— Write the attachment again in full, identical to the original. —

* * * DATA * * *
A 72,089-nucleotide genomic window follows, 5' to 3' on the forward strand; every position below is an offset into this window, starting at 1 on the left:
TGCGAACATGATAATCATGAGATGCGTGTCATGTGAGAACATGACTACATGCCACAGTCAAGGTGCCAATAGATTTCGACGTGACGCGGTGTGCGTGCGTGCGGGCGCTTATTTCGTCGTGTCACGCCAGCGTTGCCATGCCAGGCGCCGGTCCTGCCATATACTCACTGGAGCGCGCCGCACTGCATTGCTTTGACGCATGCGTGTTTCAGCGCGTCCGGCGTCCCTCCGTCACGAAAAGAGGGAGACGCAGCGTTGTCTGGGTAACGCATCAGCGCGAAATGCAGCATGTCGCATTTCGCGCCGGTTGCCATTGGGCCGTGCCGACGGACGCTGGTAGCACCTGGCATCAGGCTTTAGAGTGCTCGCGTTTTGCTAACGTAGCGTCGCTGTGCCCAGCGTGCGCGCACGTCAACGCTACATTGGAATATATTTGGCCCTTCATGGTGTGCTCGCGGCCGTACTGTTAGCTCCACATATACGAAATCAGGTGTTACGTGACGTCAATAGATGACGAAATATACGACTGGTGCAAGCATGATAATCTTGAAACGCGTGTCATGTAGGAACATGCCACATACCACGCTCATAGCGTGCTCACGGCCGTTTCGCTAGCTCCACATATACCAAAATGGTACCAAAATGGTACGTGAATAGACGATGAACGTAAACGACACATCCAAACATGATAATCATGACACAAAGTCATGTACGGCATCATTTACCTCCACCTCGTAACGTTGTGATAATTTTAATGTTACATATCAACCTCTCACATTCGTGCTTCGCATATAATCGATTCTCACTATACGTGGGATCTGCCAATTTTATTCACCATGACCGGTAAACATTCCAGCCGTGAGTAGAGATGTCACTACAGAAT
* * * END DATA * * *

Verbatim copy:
A 72,089-nucleotide genomic window follows, 5' to 3' on the forward strand; every position below is an offset into this window, starting at 1 on the left:
TGCGAACATGATAATCATGAGATGCGTGTCATGTGAGAACATGACTACATGCCACAGTCAAGGTGCCAATAGATTTCGACGTGACGCGGTGTGCGTGCGTGCGGGCGCTTATTTCGTCGTGTCACGCCAGCGTTGCCATGCCAGGCGCCGGTCCTGCCATATACTCACTGGAGCGCGCCGCACTGCATTGCTTTGACGCATGCGTGTTTCAGCGCGTCCGGCGTCCCTCCGTCACGAAAAGAGGGAGACGCAGCGTTGTCTGGGTAACGCATCAGCGCGAAATGCAGCATGTCGCATTTCGCGCCGGTTGCCATTGGGCCGTGCCGACGGACGCTGGTAGCACCTGGCATCAGGCTTTAGAGTGCTCGCGTTTTGCTAACGTAGCGTCGCTGTGCCCAGCGTGCGCGCACGTCAACGCTACATTGGAATATATTTGGCCCTTCATGGTGTGCTCGCGGCCGTACTGTTAGCTCCACATATACGAAATCAGGTGTTACGTGACGTCAATAGATGACGAAATATACGACTGGTGCAAGCATGATAATCTTGAAACGCGTGTCATGTAGGAACATGCCACATACCACGCTCATAGCGTGCTCACGGCCGTTTCGCTAGCTCCACATATACCAAAATGGTACCAAAATGGTACGTGAATAGACGATGAACGTAAACGACACATCCAAACATGATAATCATGACACAAAGTCATGTACGGCATCATTTACCTCCACCTCGTAACGTTGTGATAATTTTAATGTTACATATCAACCTCTCACATTCGTGCTTCGCATATAATCGATTCTCACTATACGTGGGATCTGCCAATTTTATTCACCATGACCGGTAAACATTCCAGCCGTGAGTAGAGATGTCACTACAGAAT